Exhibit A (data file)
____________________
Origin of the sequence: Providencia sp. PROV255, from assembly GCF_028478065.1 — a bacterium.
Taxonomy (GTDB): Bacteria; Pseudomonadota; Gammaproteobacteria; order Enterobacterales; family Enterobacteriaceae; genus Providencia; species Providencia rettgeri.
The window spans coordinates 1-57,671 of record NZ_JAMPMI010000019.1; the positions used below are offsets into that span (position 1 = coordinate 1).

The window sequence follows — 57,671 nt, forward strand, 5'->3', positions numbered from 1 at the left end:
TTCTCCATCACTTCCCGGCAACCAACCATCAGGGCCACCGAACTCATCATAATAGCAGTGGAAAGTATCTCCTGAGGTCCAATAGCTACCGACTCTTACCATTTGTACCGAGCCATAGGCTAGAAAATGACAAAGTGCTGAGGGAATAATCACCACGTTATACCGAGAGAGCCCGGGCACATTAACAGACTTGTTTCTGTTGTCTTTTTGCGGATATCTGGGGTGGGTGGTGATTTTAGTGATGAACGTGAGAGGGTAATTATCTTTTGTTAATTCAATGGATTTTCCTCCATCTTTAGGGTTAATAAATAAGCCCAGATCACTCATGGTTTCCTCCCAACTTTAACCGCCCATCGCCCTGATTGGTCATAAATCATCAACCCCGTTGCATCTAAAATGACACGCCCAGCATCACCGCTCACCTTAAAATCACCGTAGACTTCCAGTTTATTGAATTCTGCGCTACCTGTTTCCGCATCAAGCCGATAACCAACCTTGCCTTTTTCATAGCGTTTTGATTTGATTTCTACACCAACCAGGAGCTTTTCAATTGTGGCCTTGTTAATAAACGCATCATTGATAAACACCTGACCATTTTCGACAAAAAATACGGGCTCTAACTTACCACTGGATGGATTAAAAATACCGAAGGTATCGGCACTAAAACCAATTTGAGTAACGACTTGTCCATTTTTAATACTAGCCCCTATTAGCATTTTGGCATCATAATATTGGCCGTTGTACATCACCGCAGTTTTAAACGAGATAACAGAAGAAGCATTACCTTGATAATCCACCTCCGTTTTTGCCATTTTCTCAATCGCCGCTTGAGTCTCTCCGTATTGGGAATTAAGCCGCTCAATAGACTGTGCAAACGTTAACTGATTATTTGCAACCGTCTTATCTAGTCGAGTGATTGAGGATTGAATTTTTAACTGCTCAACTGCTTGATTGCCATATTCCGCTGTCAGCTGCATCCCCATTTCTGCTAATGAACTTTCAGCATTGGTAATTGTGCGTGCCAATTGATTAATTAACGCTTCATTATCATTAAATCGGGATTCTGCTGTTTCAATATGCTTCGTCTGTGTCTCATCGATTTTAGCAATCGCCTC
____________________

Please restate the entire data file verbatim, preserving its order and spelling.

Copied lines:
Origin of the sequence: Providencia sp. PROV255, from assembly GCF_028478065.1 — a bacterium.
Taxonomy (GTDB): Bacteria; Pseudomonadota; Gammaproteobacteria; order Enterobacterales; family Enterobacteriaceae; genus Providencia; species Providencia rettgeri.
The window spans coordinates 1-57,671 of record NZ_JAMPMI010000019.1; the positions used below are offsets into that span (position 1 = coordinate 1).

The window sequence follows — 57,671 nt, forward strand, 5'->3', positions numbered from 1 at the left end:
TTCTCCATCACTTCCCGGCAACCAACCATCAGGGCCACCGAACTCATCATAATAGCAGTGGAAAGTATCTCCTGAGGTCCAATAGCTACCGACTCTTACCATTTGTACCGAGCCATAGGCTAGAAAATGACAAAGTGCTGAGGGAATAATCACCACGTTATACCGAGAGAGCCCGGGCACATTAACAGACTTGTTTCTGTTGTCTTTTTGCGGATATCTGGGGTGGGTGGTGATTTTAGTGATGAACGTGAGAGGGTAATTATCTTTTGTTAATTCAATGGATTTTCCTCCATCTTTAGGGTTAATAAATAAGCCCAGATCACTCATGGTTTCCTCCCAACTTTAACCGCCCATCGCCCTGATTGGTCATAAATCATCAACCCCGTTGCATCTAAAATGACACGCCCAGCATCACCGCTCACCTTAAAATCACCGTAGACTTCCAGTTTATTGAATTCTGCGCTACCTGTTTCCGCATCAAGCCGATAACCAACCTTGCCTTTTTCATAGCGTTTTGATTTGATTTCTACACCAACCAGGAGCTTTTCAATTGTGGCCTTGTTAATAAACGCATCATTGATAAACACCTGACCATTTTCGACAAAAAATACGGGCTCTAACTTACCACTGGATGGATTAAAAATACCGAAGGTATCGGCACTAAAACCAATTTGAGTAACGACTTGTCCATTTTTAATACTAGCCCCTATTAGCATTTTGGCATCATAATATTGGCCGTTGTACATCACCGCAGTTTTAAACGAGATAACAGAAGAAGCATTACCTTGATAATCCACCTCCGTTTTTGCCATTTTCTCAATCGCCGCTTGAGTCTCTCCGTATTGGGAATTAAGCCGCTCAATAGACTGTGCAAACGTTAACTGATTATTTGCAACCGTCTTATCTAGTCGAGTGATTGAGGATTGAATTTTTAACTGCTCAACTGCTTGATTGCCATATTCCGCTGTCAGCTGCATCCCCATTTCTGCTAATGAACTTTCAGCATTGGTAATTGTGCGTGCCAATTGATTAATTAACGCTTCATTATCATTAAATCGGGATTCTGCTGTTTCAATATGCTTCGTCTGTGTCTCATCGATTTTAGCAATCGCCTC